A few months ago, we reviewed Chris Portka‘s Trash Music (you can read our original review here) – as a creative, challenging, and utterly unique work of art, Trash Music goes down, at least in our annals, as one of the most left-field recordings we’ve ever had the pleasure of diving in to… Needless to say, when the opportunity came to get our hands on a vinyl copy of Trash Music, we couldn’t say no. Here’s a bit about our experiences revisiting Trash Music in a different medium – via the warm, comforting wash of analog vinyl.
First, there’s something to be said about receiving and unwrapping a vinyl – seeing the uniquely colored wax, enjoying the “case candy,” and experiencing the art in a physical sense before diving into the aural aspect of the album. My copy of Trash Music came in a surfy, mint green (a personal favorite hue). It also came with a full lyric sheet and two Chris Portka stickers which promptly made their way onto my guitar case. Lastly, Chris personalized my copy with a heartfelt signature:
“To Buffablog: Enjoy the noise! Thnx for the support. |||||||||||| Woot.”
As for the listening experience, rather than listening with headphones for that all-immersive experience, I experienced a different set of emotions while Trash Music played through my cheap, Crosley suitcase turntable. The more “music” songs of Trash Music, think “The Sky Is Blue In Hell” and “Let’s Go Play Today” hit different this time – they gave me a much stronger sense of nostalgia. “The Sky Is Blue In Hell” in particular gave me the feels, with it’s anxiety-forward lyrical content and harsh juxtaposition against the ear-shredding antics of songs like “to burn him up, is it too much to bear?” “Blue” reads”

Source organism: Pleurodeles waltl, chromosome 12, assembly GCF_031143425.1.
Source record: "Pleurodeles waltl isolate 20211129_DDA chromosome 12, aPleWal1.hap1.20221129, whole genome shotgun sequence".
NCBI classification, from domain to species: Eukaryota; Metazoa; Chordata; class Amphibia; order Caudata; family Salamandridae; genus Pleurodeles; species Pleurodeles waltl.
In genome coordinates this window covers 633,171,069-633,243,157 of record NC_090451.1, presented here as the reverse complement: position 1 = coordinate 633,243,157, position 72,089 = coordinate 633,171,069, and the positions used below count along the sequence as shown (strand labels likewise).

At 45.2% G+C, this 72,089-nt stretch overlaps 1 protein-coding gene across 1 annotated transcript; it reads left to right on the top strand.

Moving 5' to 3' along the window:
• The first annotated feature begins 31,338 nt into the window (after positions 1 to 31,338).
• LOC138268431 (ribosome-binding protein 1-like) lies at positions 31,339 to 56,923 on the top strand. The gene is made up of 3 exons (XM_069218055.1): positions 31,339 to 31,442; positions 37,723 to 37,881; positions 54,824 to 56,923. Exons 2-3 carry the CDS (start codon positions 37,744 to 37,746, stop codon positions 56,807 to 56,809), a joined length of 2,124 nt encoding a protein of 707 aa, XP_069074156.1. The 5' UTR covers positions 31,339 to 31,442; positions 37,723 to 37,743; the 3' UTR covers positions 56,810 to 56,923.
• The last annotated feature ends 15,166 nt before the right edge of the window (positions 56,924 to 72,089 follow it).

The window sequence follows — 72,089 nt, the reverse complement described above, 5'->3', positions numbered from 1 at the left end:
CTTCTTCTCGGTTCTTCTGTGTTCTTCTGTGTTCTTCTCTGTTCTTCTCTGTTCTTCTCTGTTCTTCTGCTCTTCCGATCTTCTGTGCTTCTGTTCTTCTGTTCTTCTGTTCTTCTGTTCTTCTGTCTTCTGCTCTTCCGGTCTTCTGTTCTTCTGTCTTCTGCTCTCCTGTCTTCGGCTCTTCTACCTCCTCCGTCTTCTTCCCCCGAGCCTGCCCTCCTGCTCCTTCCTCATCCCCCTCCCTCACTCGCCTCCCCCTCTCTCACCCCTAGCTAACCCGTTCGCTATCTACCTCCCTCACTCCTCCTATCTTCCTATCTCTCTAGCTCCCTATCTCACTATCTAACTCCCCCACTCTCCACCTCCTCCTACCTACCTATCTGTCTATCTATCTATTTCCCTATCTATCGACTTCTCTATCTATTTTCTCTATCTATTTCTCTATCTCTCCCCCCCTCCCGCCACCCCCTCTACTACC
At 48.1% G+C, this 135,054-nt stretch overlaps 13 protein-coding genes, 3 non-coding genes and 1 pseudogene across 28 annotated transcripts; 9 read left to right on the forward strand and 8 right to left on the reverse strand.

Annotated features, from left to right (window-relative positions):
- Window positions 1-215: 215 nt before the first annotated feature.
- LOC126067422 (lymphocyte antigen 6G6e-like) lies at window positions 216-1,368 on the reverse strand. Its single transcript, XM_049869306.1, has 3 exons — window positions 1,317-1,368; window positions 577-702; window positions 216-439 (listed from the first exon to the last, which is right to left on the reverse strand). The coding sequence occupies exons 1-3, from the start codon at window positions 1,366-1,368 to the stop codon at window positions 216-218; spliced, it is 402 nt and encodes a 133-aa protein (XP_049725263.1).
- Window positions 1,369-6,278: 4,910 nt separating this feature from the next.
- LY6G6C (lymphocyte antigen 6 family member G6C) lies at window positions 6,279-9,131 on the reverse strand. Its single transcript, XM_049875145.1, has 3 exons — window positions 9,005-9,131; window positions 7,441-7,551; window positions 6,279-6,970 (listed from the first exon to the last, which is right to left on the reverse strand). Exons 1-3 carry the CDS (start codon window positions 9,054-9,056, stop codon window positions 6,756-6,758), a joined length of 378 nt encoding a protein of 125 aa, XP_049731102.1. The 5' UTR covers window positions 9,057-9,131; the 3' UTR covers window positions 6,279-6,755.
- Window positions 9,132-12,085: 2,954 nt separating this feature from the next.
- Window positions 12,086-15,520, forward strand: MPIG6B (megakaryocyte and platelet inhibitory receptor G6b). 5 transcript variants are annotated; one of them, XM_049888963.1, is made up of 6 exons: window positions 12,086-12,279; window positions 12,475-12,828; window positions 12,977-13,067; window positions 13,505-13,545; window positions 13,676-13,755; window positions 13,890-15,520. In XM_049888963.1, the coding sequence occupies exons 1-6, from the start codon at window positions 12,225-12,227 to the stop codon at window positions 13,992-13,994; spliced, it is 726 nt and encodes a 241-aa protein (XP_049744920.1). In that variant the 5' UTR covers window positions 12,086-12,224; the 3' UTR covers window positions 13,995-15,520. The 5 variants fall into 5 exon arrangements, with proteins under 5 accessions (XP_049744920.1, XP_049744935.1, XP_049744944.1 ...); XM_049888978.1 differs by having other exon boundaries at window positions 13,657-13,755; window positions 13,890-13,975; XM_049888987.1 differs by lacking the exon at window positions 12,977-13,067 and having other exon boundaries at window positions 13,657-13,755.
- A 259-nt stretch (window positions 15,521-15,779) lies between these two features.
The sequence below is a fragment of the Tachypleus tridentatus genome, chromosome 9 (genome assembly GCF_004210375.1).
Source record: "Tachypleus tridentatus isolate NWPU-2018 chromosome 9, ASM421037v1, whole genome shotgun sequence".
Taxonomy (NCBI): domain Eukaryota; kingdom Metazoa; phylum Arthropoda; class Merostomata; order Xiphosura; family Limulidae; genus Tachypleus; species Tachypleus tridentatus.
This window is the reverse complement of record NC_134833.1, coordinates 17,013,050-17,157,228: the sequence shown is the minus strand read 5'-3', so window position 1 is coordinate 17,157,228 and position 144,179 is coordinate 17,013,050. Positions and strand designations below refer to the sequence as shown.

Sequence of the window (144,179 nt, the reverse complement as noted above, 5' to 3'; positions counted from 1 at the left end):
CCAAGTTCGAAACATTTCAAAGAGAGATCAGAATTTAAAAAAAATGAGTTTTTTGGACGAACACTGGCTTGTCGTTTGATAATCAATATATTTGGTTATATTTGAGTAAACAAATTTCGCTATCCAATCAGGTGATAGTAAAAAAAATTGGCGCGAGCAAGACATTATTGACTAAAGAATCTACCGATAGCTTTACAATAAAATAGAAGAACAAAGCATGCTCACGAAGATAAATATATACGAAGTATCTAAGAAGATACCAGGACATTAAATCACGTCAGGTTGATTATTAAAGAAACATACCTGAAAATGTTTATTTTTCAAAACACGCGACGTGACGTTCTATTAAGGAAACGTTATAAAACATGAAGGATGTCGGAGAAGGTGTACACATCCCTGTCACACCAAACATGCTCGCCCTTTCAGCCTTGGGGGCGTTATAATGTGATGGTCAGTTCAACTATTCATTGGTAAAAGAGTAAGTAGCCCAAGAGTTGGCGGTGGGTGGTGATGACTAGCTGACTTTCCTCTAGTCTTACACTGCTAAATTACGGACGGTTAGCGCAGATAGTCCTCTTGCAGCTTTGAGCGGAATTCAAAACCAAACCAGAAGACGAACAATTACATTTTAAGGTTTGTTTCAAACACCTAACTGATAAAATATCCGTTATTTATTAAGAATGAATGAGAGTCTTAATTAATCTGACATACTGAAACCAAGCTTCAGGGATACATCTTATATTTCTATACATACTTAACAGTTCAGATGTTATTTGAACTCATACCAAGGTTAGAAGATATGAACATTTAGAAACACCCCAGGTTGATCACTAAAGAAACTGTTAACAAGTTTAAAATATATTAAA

“I have a standing panic attack whenever I’m around my friends
I need you to know I love you back”
The blown-out noise collages of the aforementioned “burn” and “we’re in this together” don’t feel so oppressive when they’re not masquerading as sensory deprivation tactics via your noise-cancelling headphones… But it was the weirder songs here that I gained a new appreciation for. “women are hot,” with its bonkers percussion and drone vocals, really stood out to me as an Animal Collective-ish track as the starry synth selection here sparkled brightly through my speakers. Same goes for the punked-out “Wildlife,” which took on a more rowdy, dive-bar-esque presentation while I headbanged across the room.
While I still enjoyed the more “typical” songs here like like The Flaming Lips-esque “Dream Factory,” listening to Trash Music in a different context was a lesson in music consumption I didn’t know I needed. I owe Chris a thanks for breaking me out of my typical day-to-day to help me realize that sometimes, context is just as important as composition.